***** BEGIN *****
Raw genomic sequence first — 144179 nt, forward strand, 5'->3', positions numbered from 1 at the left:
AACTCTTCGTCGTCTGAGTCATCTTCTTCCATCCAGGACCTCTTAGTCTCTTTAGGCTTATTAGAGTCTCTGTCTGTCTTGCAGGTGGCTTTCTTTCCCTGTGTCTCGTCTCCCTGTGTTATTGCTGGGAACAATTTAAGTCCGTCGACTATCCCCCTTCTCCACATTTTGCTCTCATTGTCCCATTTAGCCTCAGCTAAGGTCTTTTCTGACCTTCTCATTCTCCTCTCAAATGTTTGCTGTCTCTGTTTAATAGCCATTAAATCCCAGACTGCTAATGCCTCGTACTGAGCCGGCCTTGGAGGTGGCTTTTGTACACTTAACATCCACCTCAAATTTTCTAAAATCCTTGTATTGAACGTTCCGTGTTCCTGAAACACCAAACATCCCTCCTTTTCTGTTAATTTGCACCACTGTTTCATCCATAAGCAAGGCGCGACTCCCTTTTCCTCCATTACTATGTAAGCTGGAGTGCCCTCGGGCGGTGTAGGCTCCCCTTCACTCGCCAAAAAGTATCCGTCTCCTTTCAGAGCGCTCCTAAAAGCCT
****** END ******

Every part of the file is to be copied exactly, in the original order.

Raw genomic sequence first — 144179 nt, forward strand, 5'->3', positions numbered from 1 at the left:
AACTCTTCGTCGTCTGAGTCATCTTCTTCCATCCAGGACCTCTTAGTCTCTTTAGGCTTATTAGAGTCTCTGTCTGTCTTGCAGGTGGCTTTCTTTCCCTGTGTCTCGTCTCCCTGTGTTATTGCTGGGAACAATTTAAGTCCGTCGACTATCCCCCTTCTCCACATTTTGCTCTCATTGTCCCATTTAGCCTCAGCTAAGGTCTTTTCTGACCTTCTCATTCTCCTCTCAAATGTTTGCTGTCTCTGTTTAATAGCCATTAAATCCCAGACTGCTAATGCCTCGTACTGAGCCGGCCTTGGAGGTGGCTTTTGTACACTTAACATCCACCTCAAATTTTCTAAAATCCTTGTATTGAACGTTCCGTGTTCCTGAAACACCAAACATCCCTCCTTTTCTGTTAATTTGCACCACTGTTTCATCCATAAGCAAGGCGCGACTCCCTTTTCCTCCATTACTATGTAAGCTGGAGTGCCCTCGGGCGGTGTAGGCTCCCCTTCACTCGCCAAAAAGTATCCGTCTCCTTTCAGAGCGCTCCTAAAAGCCT